• displaying graphics/images as at least part of said secondary information capable of eliciting a priming, pre-fetching, anticipating, associating or triggering response by a viewer viewing the primary information.
    • any and all combinations and/or permutations of the above.

According to a further aspect of the present invention, there is provided a multi-focal plane display including at least two at least partially overlapping display surfaces, capable of displaying Information according to the above-described method.

Thus, while prior research has included three attentional components, i.e., an individual's capacity to divide attention between two items, the ability to focus on any single item with minimal interference from other items and the recovery time/latency involved in shifting attention between items, these fail to address the potential advantage/benefit of subconscious information assimilation during focused or divided attention activity.

The present invention may also incorporate existing technological applications displaying primary and secondary information, presently directed to use in single focal plane displays and/or wherein said secondary information lacks at least one characteristic capable of augmenting the effect of the primary information on the user.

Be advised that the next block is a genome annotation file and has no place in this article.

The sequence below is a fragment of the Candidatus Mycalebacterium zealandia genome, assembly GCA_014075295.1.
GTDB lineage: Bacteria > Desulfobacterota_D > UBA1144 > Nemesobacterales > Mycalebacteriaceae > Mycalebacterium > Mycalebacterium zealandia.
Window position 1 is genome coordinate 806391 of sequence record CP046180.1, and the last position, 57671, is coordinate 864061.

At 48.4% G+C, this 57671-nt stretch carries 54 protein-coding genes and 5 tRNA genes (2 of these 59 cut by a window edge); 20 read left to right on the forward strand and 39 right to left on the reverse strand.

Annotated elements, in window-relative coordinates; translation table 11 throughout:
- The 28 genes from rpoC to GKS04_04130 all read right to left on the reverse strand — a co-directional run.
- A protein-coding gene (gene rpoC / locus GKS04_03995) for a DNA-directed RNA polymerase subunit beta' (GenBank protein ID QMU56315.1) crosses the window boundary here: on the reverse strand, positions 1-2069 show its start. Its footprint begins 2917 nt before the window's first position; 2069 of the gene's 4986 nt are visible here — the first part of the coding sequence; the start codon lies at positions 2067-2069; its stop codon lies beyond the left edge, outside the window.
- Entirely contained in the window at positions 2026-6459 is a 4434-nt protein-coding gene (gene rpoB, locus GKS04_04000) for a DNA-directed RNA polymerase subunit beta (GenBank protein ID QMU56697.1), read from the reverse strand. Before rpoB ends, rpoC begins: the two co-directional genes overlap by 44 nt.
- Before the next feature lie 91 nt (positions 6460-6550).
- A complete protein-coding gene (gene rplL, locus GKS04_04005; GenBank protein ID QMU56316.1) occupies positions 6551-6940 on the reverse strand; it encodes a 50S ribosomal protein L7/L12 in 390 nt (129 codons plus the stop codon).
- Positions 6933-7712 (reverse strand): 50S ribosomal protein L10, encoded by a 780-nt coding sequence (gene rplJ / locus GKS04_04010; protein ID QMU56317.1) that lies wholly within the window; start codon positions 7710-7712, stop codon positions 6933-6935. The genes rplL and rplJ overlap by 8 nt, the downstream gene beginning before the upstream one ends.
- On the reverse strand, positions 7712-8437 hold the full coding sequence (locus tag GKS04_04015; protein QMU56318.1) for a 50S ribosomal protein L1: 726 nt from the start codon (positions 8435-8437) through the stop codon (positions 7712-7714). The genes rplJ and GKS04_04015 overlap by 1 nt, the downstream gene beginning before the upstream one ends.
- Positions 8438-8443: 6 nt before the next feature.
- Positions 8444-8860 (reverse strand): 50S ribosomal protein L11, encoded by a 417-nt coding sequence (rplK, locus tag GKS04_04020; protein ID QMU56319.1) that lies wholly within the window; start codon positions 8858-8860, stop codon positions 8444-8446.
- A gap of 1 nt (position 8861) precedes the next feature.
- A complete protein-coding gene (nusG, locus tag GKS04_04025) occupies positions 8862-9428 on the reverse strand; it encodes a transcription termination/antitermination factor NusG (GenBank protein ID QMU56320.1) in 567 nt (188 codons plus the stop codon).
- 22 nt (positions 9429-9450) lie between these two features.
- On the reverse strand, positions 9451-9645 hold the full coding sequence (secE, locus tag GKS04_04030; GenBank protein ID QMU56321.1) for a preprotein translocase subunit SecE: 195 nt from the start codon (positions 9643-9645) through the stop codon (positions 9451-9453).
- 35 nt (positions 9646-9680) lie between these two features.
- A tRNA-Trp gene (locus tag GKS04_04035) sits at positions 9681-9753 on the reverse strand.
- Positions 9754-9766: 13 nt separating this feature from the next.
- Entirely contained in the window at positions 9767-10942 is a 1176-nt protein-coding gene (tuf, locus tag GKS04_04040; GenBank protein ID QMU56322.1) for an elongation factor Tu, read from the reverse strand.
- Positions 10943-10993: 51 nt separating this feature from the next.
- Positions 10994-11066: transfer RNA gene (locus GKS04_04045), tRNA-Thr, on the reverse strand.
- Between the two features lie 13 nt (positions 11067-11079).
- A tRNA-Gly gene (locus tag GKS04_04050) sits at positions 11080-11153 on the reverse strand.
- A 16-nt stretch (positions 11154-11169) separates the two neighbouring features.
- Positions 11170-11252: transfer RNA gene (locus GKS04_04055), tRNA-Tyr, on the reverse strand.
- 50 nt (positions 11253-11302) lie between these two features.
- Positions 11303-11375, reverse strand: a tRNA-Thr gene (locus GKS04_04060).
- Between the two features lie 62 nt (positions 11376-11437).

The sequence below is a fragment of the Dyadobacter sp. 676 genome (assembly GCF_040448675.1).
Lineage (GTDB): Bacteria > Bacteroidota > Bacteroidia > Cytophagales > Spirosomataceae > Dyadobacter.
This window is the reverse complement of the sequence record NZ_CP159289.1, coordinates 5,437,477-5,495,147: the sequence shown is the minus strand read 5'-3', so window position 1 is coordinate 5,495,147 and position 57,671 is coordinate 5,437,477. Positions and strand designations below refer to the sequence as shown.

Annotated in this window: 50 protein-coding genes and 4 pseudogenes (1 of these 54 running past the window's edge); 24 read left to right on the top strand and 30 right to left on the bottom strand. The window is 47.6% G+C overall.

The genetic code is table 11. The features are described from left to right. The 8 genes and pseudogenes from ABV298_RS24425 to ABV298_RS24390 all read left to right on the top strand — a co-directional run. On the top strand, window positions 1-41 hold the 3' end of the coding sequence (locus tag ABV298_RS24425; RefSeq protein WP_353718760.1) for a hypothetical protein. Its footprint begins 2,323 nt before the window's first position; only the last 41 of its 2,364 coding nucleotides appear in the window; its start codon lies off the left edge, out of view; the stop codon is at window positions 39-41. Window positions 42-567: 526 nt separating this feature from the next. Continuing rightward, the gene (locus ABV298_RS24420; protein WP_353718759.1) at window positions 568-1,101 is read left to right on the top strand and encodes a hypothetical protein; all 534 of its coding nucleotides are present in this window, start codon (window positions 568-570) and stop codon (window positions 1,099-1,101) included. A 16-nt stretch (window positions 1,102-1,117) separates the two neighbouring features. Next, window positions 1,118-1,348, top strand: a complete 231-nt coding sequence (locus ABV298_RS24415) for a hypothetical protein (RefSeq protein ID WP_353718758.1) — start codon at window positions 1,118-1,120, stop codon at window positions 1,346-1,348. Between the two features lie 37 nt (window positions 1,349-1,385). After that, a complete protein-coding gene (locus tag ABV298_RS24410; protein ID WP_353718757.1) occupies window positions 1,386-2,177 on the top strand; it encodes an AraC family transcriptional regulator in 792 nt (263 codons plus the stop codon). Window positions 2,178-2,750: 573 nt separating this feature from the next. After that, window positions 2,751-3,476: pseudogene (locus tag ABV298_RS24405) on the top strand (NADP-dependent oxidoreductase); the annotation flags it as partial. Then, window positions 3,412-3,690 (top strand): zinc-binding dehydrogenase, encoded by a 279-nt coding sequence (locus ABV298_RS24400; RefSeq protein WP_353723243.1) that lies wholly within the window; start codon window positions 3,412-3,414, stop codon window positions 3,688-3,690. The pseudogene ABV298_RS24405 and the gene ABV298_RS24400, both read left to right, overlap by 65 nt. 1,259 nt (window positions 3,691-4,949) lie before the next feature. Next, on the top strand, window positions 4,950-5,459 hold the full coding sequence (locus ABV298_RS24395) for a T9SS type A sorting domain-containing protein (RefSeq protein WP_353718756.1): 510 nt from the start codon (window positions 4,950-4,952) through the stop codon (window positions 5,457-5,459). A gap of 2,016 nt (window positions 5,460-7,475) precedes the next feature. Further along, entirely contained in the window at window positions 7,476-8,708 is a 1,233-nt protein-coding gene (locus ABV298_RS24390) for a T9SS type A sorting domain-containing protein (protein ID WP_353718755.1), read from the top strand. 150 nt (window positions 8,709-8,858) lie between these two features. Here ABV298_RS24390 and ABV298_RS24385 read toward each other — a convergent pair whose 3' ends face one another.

Thus, according to a further aspect of the present invention, one of said primary or secondary information includes simultaneously displaying all or a substantial portion of a written work on either of said first and second focal planes.

Preferably, said written work is composed of text arranged in an enclosing geometric pattern, preferably a concentric spiral.

In one embodiment, recurring text items are displayed individually at a mean geometrical position between occurrences of the text item about the concentric spiral.